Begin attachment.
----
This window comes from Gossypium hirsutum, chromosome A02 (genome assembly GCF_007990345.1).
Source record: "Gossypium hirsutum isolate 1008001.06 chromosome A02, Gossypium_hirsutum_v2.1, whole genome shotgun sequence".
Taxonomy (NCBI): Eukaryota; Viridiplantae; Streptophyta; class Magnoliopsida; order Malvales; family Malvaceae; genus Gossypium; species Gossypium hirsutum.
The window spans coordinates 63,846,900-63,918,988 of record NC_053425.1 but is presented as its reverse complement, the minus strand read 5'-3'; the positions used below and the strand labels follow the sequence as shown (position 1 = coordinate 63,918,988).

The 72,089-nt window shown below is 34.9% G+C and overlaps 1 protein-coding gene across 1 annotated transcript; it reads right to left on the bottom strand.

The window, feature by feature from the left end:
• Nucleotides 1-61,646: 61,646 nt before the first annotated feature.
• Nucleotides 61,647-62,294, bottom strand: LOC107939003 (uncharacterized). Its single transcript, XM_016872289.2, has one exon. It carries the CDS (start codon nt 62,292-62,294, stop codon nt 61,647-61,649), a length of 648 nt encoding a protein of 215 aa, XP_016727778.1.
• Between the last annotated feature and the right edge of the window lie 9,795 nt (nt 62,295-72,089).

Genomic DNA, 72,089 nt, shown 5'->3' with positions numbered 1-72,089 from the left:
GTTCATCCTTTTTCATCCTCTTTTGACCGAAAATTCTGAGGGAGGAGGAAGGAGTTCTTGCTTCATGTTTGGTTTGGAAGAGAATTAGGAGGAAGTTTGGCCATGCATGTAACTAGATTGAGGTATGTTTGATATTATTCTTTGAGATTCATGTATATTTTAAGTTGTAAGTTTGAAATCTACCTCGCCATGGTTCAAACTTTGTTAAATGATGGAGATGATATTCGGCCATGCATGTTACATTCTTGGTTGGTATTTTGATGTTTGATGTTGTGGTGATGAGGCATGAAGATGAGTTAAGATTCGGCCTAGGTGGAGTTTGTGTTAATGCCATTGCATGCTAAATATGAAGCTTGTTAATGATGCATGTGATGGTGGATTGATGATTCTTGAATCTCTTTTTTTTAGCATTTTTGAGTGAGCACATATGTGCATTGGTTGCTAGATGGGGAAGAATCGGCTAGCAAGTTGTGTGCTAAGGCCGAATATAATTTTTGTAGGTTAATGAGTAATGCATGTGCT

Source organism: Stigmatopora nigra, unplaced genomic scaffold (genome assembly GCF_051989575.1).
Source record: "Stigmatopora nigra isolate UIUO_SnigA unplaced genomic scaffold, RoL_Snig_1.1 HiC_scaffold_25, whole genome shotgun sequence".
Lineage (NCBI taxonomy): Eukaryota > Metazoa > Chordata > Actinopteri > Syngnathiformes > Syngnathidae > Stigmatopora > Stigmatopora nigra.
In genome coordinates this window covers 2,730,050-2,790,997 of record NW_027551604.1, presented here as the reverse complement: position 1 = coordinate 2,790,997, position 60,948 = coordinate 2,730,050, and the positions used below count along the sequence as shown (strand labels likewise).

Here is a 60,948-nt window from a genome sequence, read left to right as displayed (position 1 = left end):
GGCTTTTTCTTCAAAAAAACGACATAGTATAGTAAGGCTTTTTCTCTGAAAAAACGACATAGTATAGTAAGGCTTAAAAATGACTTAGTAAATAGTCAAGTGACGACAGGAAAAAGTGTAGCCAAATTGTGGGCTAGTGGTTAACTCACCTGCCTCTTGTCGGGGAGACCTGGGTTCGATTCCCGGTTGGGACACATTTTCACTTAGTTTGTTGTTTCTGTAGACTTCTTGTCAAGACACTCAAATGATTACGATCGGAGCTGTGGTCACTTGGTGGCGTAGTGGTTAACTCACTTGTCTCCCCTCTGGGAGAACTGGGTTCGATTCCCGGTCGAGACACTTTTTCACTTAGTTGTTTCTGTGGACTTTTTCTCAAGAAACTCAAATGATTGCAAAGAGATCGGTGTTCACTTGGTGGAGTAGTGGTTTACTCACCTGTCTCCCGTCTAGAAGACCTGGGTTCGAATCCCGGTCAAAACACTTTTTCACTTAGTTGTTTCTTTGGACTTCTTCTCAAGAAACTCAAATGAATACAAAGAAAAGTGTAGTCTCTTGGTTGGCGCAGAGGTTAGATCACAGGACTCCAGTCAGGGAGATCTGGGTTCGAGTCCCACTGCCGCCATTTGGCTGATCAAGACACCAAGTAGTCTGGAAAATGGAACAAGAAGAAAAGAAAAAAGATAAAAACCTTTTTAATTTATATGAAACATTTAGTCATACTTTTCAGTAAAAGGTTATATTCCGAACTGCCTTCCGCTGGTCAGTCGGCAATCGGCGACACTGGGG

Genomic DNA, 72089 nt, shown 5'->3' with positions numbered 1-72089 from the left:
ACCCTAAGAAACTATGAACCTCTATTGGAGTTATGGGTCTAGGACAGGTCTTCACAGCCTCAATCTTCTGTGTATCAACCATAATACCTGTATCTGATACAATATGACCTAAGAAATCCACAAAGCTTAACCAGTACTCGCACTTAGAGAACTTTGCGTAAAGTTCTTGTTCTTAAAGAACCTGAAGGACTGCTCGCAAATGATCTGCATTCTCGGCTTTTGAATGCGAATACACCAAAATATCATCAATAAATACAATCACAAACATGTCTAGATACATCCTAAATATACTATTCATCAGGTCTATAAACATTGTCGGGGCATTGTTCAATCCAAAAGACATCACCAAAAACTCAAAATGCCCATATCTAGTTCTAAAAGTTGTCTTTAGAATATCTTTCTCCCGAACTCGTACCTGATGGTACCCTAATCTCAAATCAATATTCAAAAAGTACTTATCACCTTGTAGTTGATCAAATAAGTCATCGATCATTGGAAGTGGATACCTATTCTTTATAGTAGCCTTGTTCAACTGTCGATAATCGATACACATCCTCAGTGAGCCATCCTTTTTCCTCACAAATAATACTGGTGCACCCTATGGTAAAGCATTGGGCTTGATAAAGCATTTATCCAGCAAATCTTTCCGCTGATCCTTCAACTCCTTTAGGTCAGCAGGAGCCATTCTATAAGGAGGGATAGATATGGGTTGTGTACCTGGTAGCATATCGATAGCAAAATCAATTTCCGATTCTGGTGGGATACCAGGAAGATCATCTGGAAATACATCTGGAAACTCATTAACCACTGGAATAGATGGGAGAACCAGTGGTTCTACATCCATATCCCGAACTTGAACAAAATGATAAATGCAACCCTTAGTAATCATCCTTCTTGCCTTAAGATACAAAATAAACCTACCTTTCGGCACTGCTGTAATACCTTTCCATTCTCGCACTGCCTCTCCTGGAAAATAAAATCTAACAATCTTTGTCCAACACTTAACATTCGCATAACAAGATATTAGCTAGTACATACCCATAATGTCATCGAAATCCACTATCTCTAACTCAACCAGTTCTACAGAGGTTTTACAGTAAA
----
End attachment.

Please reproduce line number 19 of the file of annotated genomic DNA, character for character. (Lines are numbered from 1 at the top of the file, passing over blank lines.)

ACCCTAAGAAACTATGAACCTCTATTGGAGTTATGGGTCTAGGACAGGTCTTCACAGCCTCAATCTTCTGTGTATCAACCATAATACCTGTATCTGATACAATATGACCTAAGAAATCCACAAAGCTTAACCAGTACTCGCACTTAGAGAACTTTGCGTAAAGTTCTTGTTCTTAAAGAACCTGAAGGACTGCTCGCAAATGATCTGCATTCTCGGCTTTTGAATGCGAATACACCAAAATATCATCAATAAATACAATCACAAACATGTCTAGATACATCCTAAATATACTATTCATCAGGTCTATAAACATTGTCGGGGCATTGTTCAATCCAAAAGACATCACCAAAAACTCAAAATGCCCATATCTAGTTCTAAAAGTTGTCTTTAGAATATCTTTCTCCCGAACTCGTACCTGATGGTACCCTAATCTCAAATCAATATTCAAAAAGTACTTATCACCTTGTAGTTGATCAAATAAGTCATCGATCATTGGAAGTGGATACCTATTCTTTATAGTAGCCTTGTTCAACTGTCGATAATCGATACACATCCTCAGTGAGCCATCCTTTTTCCTCACAAATAATACTGGTGCACCCTATGGTAAAGCATTGGGCTTGATAAAGCATTTATCCAGCAAATCTTTCCGCTGATCCTTCAACTCCTTTAGGTCAGCAGGAGCCATTCTATAAGGAGGGATAGATATGGGTTGTGTACCTGGTAGCATATCGATAGCAAAATCAATTTCCGATTCTGGTGGGATACCAGGAAGATCATCTGGAAATACATCTGGAAACTCATTAACCACTGGAATAGATGGGAGAACCAGTGGTTCTACATCCATATCCCGAACTTGAACAAAATGATAAATGCAACCCTTAGTAATCATCCTTCTTGCCTTAAGATACAAAATAAACCTACCTTTCGGCACTGCTGTAATACCTTTCCATTCTCGCACTGCCTCTCCTGGAAAATAAAATCTAACAATCTTTGTCCAACACTTAACATTCGCATAACAAGATATTAGCTAGTACATACCCATAATGTCATCGAAATCCACTATCTCTAACTCAACCAGTTCTACAGAGGTTTTACAGTAAA